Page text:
From the Crikey grapevine, the latest tips and rumours …

Tele beats up on Triggs, again. The Daily Telegraph‘s Sharri Markson has gone hard on Australian Human Rights Commission president Gillian Triggs for the gall of speaking at the seventh annual Hobart Oration at the end of this month, an event put on by the Bob Brown Foundation.

The $50-per-head event is just covers costs for the event, but because Bob Brown is the former leader of the Greens, Markson has Immigration Minister Peter Dutton in the article calling for Triggs to cancel her speech or step aside from her job. The Australian has followed up this morning with a quote from Liberal Senator Eric Abetz along the same lines. You didn’t see this sort of fuss from Liberal politicians when Tim Wilson, now the Liberal member for Goldstein, spoke at political party events as Human Rights Commissioner. In 2015, Wilson was a speaker at a Liberal Victoria party branch event. He subsequently revealed he had spoken at Liberal Party events, Greens events, Liberal Democratic Party events, and Country Liberal Party events on the same proviso as Triggs — that it was not a fundraising event. Where was the same outrage and calls to stand aside from Dutton?

A spokesperson for the Bob Brown Foundation told Crikey that the orations were not fundraisers, and historically they have run at a loss. He said it was run by the foundation, not the Greens, because the Greens gave up running the event years ago because it was running a loss. It is purely a community event and has previously heard from eminent speakers including David Suzuki, Professor Brian Schmidt, and founder Bill McKibben. In a statement, Brown said The Daily Telegraph had not bothered to contact him about the event before today’s hit piece.

“No one has ever complained before The Daily Telegraph, which has not been in contact with me. Perhaps it should concentrate on it what it does so well, censoring public comment in Sydney,” Brown said.

Turnbull spotted by his mates. After the PM’s Snowy Hydro announcement, Malcolm Turnbull quickly hopped on a plane to Melbourne to appear on Ten’s The Project to sell the feasibility study, meaning he took the train from Melbourne down to South Yarra, as he often does in these situations. In the Facebook group dedicated to pointing out where public transport ticket inspectors are located in Melbourne’s public transport network (sardonically referred to as “our mates” in the group), the below photo was captured of the PM stuck in what appears to be a rather crowded train headed in that direction.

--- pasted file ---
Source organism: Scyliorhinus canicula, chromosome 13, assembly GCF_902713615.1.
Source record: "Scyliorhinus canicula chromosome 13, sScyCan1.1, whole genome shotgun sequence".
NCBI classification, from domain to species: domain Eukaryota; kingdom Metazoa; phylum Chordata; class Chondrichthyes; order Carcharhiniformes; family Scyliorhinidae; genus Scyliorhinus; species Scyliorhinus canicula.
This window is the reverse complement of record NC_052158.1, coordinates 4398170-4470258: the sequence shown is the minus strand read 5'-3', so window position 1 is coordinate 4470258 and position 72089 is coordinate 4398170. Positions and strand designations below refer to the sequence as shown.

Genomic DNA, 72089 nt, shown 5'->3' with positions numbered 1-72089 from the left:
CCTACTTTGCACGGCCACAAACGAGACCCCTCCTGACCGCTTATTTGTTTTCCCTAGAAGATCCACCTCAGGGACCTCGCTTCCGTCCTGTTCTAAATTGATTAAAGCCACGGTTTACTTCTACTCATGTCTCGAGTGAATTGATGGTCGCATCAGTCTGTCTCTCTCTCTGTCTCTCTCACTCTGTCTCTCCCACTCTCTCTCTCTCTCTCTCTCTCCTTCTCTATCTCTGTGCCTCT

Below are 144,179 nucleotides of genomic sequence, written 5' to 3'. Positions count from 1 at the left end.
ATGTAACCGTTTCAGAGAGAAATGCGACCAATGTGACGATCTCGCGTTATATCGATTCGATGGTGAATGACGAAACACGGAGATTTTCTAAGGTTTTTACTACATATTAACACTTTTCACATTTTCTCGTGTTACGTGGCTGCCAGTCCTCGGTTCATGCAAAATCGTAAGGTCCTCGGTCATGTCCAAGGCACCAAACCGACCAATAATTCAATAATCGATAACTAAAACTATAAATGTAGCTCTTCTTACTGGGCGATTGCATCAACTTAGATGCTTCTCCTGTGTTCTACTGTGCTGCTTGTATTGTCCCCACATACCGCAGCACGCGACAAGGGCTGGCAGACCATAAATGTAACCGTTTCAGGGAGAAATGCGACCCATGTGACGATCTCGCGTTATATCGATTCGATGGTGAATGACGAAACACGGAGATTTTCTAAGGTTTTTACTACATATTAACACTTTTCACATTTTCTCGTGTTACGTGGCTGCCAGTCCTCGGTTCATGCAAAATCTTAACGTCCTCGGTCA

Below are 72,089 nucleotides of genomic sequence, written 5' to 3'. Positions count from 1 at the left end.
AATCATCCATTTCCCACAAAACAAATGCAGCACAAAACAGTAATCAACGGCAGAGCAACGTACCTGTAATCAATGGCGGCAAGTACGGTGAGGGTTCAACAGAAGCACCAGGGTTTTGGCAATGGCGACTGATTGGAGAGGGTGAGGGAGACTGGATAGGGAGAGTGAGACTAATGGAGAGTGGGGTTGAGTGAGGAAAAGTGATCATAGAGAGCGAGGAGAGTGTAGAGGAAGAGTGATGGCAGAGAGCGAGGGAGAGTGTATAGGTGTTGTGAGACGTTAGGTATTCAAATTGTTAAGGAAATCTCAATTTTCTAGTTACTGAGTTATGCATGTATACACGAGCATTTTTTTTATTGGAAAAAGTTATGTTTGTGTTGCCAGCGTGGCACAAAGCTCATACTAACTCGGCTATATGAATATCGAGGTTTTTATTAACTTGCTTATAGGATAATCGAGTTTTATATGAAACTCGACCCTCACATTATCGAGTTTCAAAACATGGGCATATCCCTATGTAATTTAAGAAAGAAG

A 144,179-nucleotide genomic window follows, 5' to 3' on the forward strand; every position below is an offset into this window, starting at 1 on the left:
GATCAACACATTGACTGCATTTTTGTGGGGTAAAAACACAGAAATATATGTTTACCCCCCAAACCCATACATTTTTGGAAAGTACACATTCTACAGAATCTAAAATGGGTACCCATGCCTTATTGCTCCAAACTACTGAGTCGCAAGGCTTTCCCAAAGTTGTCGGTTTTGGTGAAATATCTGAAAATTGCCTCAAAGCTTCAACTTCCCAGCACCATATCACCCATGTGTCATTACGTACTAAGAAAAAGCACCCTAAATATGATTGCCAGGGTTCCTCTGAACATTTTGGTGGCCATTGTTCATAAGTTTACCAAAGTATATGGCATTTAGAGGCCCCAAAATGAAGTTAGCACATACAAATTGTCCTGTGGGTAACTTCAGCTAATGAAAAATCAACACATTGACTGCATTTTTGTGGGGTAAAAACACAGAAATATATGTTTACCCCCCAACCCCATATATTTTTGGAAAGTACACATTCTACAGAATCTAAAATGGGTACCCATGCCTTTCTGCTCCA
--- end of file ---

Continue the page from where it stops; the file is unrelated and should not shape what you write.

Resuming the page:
Snowy Hydro to get the poll numbers flowing. Malcolm Turnbull is certainly going to great lengths to hype his unfunded, undetailed Snowy Hydro feasibility study, conducting a round of media interviews to spruik it. We note, by way of comparison, that the high-speed rail proposal — of which Crikey‘s own Bernard Keane is such a huge fan — is now into its ninth year of feasibility studies, scoping studies and corridor selection (that’s the current iteration — there have been previous iterations since the 1990s). But while we may be sceptical that a single watt will ever be generated from Turnbull’s media release, what we’re sure about is the timing: there’ll be a Newspoll out early next week as Parliament resumes, and another poll like the last one will immediately set leadership hares running. So the Turnbull brains trust is clearly hoping a bit of green vision will boost the government’s numbers and Turnbull’s personal ratings. Still, who knows — maybe Tony Abbott will repeat his Newspoll-wrecking performance of two weeks ago with another helpful intervention. Time enough if good enough …

While McManus is condemned, actual illegal strikes ignored. New Australian Council of Trade Unions secretary Sally McManus’ Wednesday interview on 7.30 — in which she flatly stated she didn’t see a problem with breaking unjust laws — continues to be a boon for tut-tutting columnists. In today’s Age, Mark Kenny described the comments as “out-dated,” “politically inept” and an “enormous stick” with which the Coalition can beat Bill Shorten. Meanwhile, the Herald Sun said the comments were “advocating lawlessness and protecting some of the biggest thugs and criminals ever to carry union cards” and illustrated that workers and the union movement deserved better than McManus. And The Australian –– having dedicated its front page to McManus and her thoughts on body hair, among other things — saw fit to publish an editorial, a Cut & Paste column and a David Crowe opinion piece, as well as four letters to the editor about her comments, three of them condemning them.

While all these three publications have shown a clear commitment to the rule of law as it applies to industrial relations, it seems strange that none have mentioned what appears to be an actual illegal strike currently happening in Melbourne.

According to a report on the ABC, the staff at Nant’s Melbourne whisky bar have walked off the job, claiming they have not been paid thousands of dollars in wages, superannuation and other entitlements. According to the article, a letter signed by most of the workforce was presented to management last week that said:

“We cannot continue to strive to achieve the future we see for this bar if we perceive no support from management, and feel our basic entitlements, such as regular pay … are not being honoured.”

As anyone condemning McManus surely knows, striking just because you haven’t been paid is illegal. Surely this is just the kind of “reckless assault on [the] rule of law” that the Oz warned us of? And yet not a word about it. Perhaps a quiet strike by a small workforce over an employer’s failure to provide basic entitlements doesn’t quite fit the anarchist union thug narrative, even if it’s illegal?

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Peter Fray

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Peter Fray
Editor-in-chief of Crikey